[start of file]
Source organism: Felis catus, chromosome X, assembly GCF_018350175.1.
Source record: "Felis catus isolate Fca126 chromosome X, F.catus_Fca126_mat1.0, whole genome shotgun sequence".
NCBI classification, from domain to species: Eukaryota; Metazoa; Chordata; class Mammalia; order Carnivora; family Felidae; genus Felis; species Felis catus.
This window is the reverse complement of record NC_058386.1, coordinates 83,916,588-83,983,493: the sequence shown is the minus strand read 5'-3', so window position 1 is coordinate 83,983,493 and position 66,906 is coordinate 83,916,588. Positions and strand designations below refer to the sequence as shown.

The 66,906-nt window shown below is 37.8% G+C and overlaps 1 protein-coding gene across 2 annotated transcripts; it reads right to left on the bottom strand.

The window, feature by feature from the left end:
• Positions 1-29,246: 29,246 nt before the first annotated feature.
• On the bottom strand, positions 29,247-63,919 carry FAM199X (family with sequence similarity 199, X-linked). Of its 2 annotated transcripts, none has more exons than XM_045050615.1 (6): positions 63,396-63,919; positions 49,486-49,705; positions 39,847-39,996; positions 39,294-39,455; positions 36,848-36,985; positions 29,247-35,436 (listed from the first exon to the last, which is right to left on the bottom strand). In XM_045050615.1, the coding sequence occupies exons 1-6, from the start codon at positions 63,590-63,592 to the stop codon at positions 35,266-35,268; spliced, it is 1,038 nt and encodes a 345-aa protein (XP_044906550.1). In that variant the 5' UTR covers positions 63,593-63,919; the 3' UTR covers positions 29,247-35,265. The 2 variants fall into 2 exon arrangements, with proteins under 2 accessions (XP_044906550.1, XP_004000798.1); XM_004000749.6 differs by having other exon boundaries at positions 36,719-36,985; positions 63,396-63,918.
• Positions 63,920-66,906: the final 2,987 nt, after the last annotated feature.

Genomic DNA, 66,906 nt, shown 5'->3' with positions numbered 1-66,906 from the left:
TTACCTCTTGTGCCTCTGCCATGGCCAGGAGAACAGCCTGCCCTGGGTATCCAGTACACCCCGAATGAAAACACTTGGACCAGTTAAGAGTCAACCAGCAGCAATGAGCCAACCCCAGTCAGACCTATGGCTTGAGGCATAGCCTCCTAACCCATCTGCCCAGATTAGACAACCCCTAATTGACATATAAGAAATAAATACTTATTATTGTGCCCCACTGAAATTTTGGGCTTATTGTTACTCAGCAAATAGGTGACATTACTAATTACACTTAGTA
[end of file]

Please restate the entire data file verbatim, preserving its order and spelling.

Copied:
Source organism: Felis catus, chromosome X, assembly GCF_018350175.1.
Source record: "Felis catus isolate Fca126 chromosome X, F.catus_Fca126_mat1.0, whole genome shotgun sequence".
NCBI classification, from domain to species: Eukaryota; Metazoa; Chordata; class Mammalia; order Carnivora; family Felidae; genus Felis; species Felis catus.
This window is the reverse complement of record NC_058386.1, coordinates 83,916,588-83,983,493: the sequence shown is the minus strand read 5'-3', so window position 1 is coordinate 83,983,493 and position 66,906 is coordinate 83,916,588. Positions and strand designations below refer to the sequence as shown.

The 66,906-nt window shown below is 37.8% G+C and overlaps 1 protein-coding gene across 2 annotated transcripts; it reads right to left on the bottom strand.

The window, feature by feature from the left end:
• Positions 1-29,246: 29,246 nt before the first annotated feature.
• On the bottom strand, positions 29,247-63,919 carry FAM199X (family with sequence similarity 199, X-linked). Of its 2 annotated transcripts, none has more exons than XM_045050615.1 (6): positions 63,396-63,919; positions 49,486-49,705; positions 39,847-39,996; positions 39,294-39,455; positions 36,848-36,985; positions 29,247-35,436 (listed from the first exon to the last, which is right to left on the bottom strand). In XM_045050615.1, the coding sequence occupies exons 1-6, from the start codon at positions 63,590-63,592 to the stop codon at positions 35,266-35,268; spliced, it is 1,038 nt and encodes a 345-aa protein (XP_044906550.1). In that variant the 5' UTR covers positions 63,593-63,919; the 3' UTR covers positions 29,247-35,265. The 2 variants fall into 2 exon arrangements, with proteins under 2 accessions (XP_044906550.1, XP_004000798.1); XM_004000749.6 differs by having other exon boundaries at positions 36,719-36,985; positions 63,396-63,918.
• Positions 63,920-66,906: the final 2,987 nt, after the last annotated feature.

Genomic DNA, 66,906 nt, shown 5'->3' with positions numbered 1-66,906 from the left:
TTACCTCTTGTGCCTCTGCCATGGCCAGGAGAACAGCCTGCCCTGGGTATCCAGTACACCCCGAATGAAAACACTTGGACCAGTTAAGAGTCAACCAGCAGCAATGAGCCAACCCCAGTCAGACCTATGGCTTGAGGCATAGCCTCCTAACCCATCTGCCCAGATTAGACAACCCCTAATTGACATATAAGAAATAAATACTTATTATTGTGCCCCACTGAAATTTTGGGCTTATTGTTACTCAGCAAATAGGTGACATTACTAATTACACTTAGTA